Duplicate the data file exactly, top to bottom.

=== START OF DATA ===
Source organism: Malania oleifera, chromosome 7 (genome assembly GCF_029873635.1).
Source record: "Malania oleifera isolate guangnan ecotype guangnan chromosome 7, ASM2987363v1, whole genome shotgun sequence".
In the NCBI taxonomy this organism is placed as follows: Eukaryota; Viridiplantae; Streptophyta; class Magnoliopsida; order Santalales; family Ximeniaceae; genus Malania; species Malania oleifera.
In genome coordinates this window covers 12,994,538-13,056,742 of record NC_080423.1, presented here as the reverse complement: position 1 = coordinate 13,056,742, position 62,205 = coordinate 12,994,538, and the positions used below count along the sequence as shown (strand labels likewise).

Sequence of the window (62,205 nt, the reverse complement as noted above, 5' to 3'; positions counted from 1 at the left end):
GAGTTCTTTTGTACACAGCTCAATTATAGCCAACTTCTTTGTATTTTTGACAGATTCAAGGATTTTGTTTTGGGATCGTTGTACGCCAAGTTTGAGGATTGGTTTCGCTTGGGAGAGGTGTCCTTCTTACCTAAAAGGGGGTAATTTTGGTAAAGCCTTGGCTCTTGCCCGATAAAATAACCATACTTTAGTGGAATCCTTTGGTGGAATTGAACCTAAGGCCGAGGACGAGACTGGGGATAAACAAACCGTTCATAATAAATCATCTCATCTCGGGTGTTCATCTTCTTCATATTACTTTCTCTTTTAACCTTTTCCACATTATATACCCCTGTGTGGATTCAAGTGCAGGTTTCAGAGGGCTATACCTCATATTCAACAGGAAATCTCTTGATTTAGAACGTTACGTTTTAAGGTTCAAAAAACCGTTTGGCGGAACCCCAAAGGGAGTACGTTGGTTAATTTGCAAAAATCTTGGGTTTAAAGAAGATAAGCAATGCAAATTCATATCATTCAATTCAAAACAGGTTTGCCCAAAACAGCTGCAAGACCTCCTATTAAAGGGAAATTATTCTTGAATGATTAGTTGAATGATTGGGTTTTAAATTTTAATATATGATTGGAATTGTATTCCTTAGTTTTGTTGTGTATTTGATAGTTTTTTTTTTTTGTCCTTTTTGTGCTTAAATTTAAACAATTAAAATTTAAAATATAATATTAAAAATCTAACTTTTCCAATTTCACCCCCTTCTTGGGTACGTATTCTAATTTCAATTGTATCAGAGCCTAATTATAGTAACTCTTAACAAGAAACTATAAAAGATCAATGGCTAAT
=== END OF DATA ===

Source organism: Malania oleifera, chromosome 7 (genome assembly GCF_029873635.1).
Source record: "Malania oleifera isolate guangnan ecotype guangnan chromosome 7, ASM2987363v1, whole genome shotgun sequence".
In the NCBI taxonomy this organism is placed as follows: Eukaryota; Viridiplantae; Streptophyta; class Magnoliopsida; order Santalales; family Ximeniaceae; genus Malania; species Malania oleifera.
In genome coordinates this window covers 12,994,538-13,056,742 of record NC_080423.1, presented here as the reverse complement: position 1 = coordinate 13,056,742, position 62,205 = coordinate 12,994,538, and the positions used below count along the sequence as shown (strand labels likewise).

Sequence of the window (62,205 nt, the reverse complement as noted above, 5' to 3'; positions counted from 1 at the left end):
GAGTTCTTTTGTACACAGCTCAATTATAGCCAACTTCTTTGTATTTTTGACAGATTCAAGGATTTTGTTTTGGGATCGTTGTACGCCAAGTTTGAGGATTGGTTTCGCTTGGGAGAGGTGTCCTTCTTACCTAAAAGGGGGTAATTTTGGTAAAGCCTTGGCTCTTGCCCGATAAAATAACCATACTTTAGTGGAATCCTTTGGTGGAATTGAACCTAAGGCCGAGGACGAGACTGGGGATAAACAAACCGTTCATAATAAATCATCTCATCTCGGGTGTTCATCTTCTTCATATTACTTTCTCTTTTAACCTTTTCCACATTATATACCCCTGTGTGGATTCAAGTGCAGGTTTCAGAGGGCTATACCTCATATTCAACAGGAAATCTCTTGATTTAGAACGTTACGTTTTAAGGTTCAAAAAACCGTTTGGCGGAACCCCAAAGGGAGTACGTTGGTTAATTTGCAAAAATCTTGGGTTTAAAGAAGATAAGCAATGCAAATTCATATCATTCAATTCAAAACAGGTTTGCCCAAAACAGCTGCAAGACCTCCTATTAAAGGGAAATTATTCTTGAATGATTAGTTGAATGATTGGGTTTTAAATTTTAATATATGATTGGAATTGTATTCCTTAGTTTTGTTGTGTATTTGATAGTTTTTTTTTTTTGTCCTTTTTGTGCTTAAATTTAAACAATTAAAATTTAAAATATAATATTAAAAATCTAACTTTTCCAATTTCACCCCCTTCTTGGGTACGTATTCTAATTTCAATTGTATCAGAGCCTAATTATAGTAACTCTTAACAAGAAACTATAAAAGATCAATGGCTAAT